"Gee, thanks," I said drily. I sang a verse of an old song, just enough to have them blink at me, confused. Pierce and I exchanged a commiserating glance.
"Wait in the truck, idiots," he said. He watched their retreating backs and flailing limbs. "It's like watching ostriches run."
"You'd better make sure they don't come back tomorrow night," I said. "Or one of my cousins really will shoot him." He grinned at me. I frowned. "What?"
"I've never seen you in a dress. It's so ... girly."
I shoved him. "Shut up, Kent." He just laughed.
I grabbed the back of Jackson's jacket and propelled him toward the truck. Eric scrambled after him. "Both of you shut up and get in."
"Wait until Nana hears about this."
"Don't even think about it." I glared at him, mustering every ounce of older-brother-intimidation I had; memories of Nana hanging him upside down, throwing him into lakes, and forcing him to clean out the barn with a hangover. That would come in the morning. I'd make sure he had barn chores before the sun rose. "Leave it alone. You know how she is."
"Crazy." Eric snorted. I glanced at him through the rearview mirror. He shrugged. "Well, she is."
I didn't say anything, mostly because he wasn't wrong. I drove away with a lurch of spit gravel, searching the trees for a glimpse of a white dress all the way home.
The storm winds cleared up by the time we reached the cabin. Either the alcohol or the blood had finally gotten to Jackson, who lurched into the bushes to be sick. Eric just ducked his head down and hurried inside, the screen door slamming behind him. The blue light of the television flickered from the living room window onto the lawn. Nana would be asleep in her chair, beer on the table and rifle by the door. The iron wind chimes she made and hung in the trees clinked like dinner knives.
I texted Ana at three in the morning, because if I had to suffer, so did she.
Jackson is singing an 80s love ballad about Rosalita. Save me.
She replied instantly. Rock on, dude. Maybe he'll grow a mullet.
If he starts with the air guitar, I'm moving in with you.
You wouldn't like it. We mostly sing bloody sea shanties and ballads about dead lovers.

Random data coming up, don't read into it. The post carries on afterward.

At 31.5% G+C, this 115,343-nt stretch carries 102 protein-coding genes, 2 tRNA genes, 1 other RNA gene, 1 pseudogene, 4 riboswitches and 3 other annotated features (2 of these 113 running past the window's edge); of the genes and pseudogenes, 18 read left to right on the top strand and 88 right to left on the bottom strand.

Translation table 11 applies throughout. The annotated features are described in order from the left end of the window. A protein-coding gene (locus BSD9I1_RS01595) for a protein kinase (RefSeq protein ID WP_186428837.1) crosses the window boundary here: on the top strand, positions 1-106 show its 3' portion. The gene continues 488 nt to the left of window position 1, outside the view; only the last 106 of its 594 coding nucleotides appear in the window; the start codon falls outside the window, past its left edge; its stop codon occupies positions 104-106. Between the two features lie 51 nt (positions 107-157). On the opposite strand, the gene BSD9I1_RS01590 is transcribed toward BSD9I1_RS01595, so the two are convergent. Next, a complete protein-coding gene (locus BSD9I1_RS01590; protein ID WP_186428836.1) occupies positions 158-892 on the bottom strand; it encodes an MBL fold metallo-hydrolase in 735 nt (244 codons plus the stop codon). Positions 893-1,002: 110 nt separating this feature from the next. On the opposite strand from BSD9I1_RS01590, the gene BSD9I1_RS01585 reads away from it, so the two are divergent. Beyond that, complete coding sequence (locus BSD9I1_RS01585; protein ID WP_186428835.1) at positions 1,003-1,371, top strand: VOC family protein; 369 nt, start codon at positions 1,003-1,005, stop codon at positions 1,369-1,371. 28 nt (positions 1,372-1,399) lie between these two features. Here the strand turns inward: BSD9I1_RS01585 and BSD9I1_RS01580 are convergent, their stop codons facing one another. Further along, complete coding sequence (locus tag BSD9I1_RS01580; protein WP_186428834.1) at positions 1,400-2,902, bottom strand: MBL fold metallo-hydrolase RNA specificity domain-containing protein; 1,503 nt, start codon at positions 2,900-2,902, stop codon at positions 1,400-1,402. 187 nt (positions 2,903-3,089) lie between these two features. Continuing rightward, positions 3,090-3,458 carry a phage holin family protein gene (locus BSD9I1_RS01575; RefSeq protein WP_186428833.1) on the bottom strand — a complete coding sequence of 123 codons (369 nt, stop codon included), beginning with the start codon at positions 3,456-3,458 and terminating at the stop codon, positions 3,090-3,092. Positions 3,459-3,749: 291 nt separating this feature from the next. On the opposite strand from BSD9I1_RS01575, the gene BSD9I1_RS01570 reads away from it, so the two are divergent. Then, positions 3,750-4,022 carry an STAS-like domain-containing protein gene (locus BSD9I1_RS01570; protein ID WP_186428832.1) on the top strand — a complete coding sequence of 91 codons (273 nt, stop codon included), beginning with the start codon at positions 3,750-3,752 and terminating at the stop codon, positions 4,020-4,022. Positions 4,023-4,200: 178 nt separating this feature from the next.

You're a ray of sunshine, Vila,as always.
Go to sleep.
But I knew I wouldn't sleep tonight. Instead, I sat on the wooden step and stared up at the stars for a long time, trying to forget the way Ana's soft simple song had tightened around me like a rope.
She had no idea what she did to me.CHAPTER 2
On the second night of the full moon, we danced.
There were no interruptions, because Pierce hid Jackson's bicycle.
At dawn I met Sonnet, Mei Lin, and Rosalita at the farm gates. It was our turn to feed the magic that kept us hidden from casual passersby and, more importantly, the Renards. The feud between our families was simmering on a relatively low heat. Twelve years ago was the last time there'd been an outright battle. My mom died before it ended. I was five years old. And even then I knew what it meant to be Vila: you took out the Renards before they took you out.
We still occasionally found swan wings nailed to the hydro posts in our neighborhood. They couldn't find Cygnet House, but they had tracking magic the way we had healing magic, and they'd long since figured out we were in this vicinity. Aunt Aisha wore a fox tail in her hair sometimes when she was feeing particularly feral.
Swans and foxes just didn't get along.
To say my family was not like other families was an understatement. It wasn't enough that we had magic in a world that didn't believe in it, and that we had to keep our magic hidden at all costs — we also had the joys of a magical family feud. Which, by the way, started so long ago that no one could actually remember what the hell we were fighting about anymore. It had become an inherited quality, like blue eyes or lactose intolerance, only we had inherited stupidity. And I was so over it. Problem was, no one else seemed particularly bothered.
So every sunrise some of us trampled through the dew to anoint the gates with Renard blood. It's as gross as it sounds. It was collected from the last battle and we used it to shield ourselves from them. We smear a little on our foreheads when we dance, too, to keep us hidden.
Magic is not particularly hygienic.
We also had a collection of stolen Renard pendulums in a glass cabinet in the house. They were made of fox teeth and their magic wouldn't respond to us no matter how we tried.
But in the mornings, we used their blood. We sang an old ballad as we worked, because it was tradition.
We wore our white moon dresses, because it was tradition.
The wind twisted through the long grass to listen to us sing a song no one remembered anymore. It was about a sly fox and the way he was caught. For Reynard, sly Reynard lay hid there that night; And we swore we would watch him until the daylight.
No wonder people thought we were weird.
Luckily they couldn't see Rosalita painting a smear of blood on the ground between the iron gates. She used a birch twig because, again, that was tradition. Magic tingled through us until the air shimmered and glowed just a little more than direct sunlight could explain.
Tally-ho, hark away, tally-ho, hark away; Tally-ho, hark away me boys away, hark away.
Excerpted from Love Me, Love Me Not by Alyxandra Harvey, Stacy Abrams, Lydia Sharp. Copyright © 2016 Alyxandra Harvey. Excerpted by permission of Entangled Publishing, LLC.